When a writer identifies a unique device to use as a conjunctive phrase or a transition, she’s able to tailor the entire story to the plot and narrator.  The words support the reality, instead of being a standardized language dictated by some word processing software.  That said, bear in mind that the story itself must be strong and dynamic.  A fancy-pants transitional device won’t hide the fact that nothing is happening plot-wise.  Furthermore, a good, repetitive transition works best when it’s linking a dense flow of plot points.  Like the rules in Fight Club, the device becomes invisible as it becomes familiar, eventually becoming only a pause or respite that heralds the next detail.

Keep in mind, these unlikely conjunctive devices are very conversational.  Listen to people speaking, especially boorish, bullying loudmouths who are terrified that anyone might interrupt them.  Such people have an arsenal of devices which allow them to filibuster.  In conversation, yes, that kind of talk is infuriating.  But in a short story, those place-holding tricks can keep the plot hurtling forward at break-neck speed.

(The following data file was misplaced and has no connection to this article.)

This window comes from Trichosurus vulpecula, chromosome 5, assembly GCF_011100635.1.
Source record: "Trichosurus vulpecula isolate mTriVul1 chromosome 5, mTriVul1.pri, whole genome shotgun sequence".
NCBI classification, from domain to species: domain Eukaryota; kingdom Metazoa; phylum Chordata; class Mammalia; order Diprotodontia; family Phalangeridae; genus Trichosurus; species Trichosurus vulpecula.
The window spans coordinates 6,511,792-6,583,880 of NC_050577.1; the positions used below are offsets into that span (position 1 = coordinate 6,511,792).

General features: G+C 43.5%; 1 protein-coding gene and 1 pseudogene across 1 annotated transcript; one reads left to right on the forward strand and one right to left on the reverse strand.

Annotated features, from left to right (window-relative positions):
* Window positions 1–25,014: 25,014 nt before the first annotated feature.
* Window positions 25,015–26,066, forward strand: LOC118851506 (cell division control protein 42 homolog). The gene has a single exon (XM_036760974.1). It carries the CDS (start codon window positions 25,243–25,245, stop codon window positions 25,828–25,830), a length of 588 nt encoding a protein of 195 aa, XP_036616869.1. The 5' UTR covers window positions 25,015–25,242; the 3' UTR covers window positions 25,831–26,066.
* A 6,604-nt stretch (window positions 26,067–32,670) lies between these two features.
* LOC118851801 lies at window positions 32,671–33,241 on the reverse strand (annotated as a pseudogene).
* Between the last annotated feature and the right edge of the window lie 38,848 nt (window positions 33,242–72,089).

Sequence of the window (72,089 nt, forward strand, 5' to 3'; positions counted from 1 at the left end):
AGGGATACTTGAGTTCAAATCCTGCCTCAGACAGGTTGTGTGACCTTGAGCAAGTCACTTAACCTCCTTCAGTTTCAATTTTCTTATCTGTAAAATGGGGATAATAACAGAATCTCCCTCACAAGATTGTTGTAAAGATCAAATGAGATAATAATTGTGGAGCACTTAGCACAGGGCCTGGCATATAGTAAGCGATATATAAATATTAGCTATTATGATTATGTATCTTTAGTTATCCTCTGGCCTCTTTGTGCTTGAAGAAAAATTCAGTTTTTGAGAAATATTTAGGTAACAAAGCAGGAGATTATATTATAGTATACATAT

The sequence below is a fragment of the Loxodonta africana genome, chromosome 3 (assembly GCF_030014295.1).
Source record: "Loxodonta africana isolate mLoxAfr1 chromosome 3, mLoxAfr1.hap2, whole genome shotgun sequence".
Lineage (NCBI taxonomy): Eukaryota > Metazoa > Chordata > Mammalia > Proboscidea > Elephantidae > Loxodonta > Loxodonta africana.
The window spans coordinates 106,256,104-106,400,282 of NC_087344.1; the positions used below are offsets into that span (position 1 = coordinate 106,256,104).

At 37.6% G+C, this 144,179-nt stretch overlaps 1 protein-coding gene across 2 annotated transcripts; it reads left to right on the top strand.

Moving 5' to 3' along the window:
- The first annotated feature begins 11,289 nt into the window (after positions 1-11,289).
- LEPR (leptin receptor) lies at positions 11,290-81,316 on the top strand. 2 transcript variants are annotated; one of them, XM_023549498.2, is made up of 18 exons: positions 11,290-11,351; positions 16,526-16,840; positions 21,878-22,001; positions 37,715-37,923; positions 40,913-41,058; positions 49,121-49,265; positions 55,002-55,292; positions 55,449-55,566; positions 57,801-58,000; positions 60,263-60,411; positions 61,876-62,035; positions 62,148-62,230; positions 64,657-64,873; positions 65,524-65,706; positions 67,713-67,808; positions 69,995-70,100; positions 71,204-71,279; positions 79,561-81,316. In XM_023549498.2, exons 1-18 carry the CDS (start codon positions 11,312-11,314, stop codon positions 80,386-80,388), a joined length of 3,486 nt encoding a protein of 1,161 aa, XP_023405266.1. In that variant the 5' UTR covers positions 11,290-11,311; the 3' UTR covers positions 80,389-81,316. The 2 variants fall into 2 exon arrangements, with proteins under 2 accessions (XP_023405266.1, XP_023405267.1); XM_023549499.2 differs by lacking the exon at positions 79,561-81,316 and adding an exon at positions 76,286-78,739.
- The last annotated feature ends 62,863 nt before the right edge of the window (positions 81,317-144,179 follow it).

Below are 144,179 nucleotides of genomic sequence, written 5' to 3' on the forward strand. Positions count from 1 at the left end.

That said, consider keeping such stories – those using such stylized language – short.  Too much, presented too long will exhaust your reader. 

I’ll shut up, now. 

*Header photo by Alan Amato

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bekristl May 24, 2022 - 8:20am

Wow! I love the way you think. I've been struggling to write a romance novel and, being an obstinate literary person just despise all the rules. Out of sheer boredom, I've meandered back to writing in a literary style, at least until I get the tone of the scene right. I know I'll have to dial it back to publish the novel, but I can dial it back with some style, and I'm going to incorporate this technique into my novel somehow - maybe to better distinguish dialogue among characters. Then try a short story using it throughout. I love to work harder when writing, no brain, no gain!


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JoaquinRenner's picture
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KittyTurner's picture
KittyTurner from Nevada is reading The City We Became May 10, 2021 - 7:42pm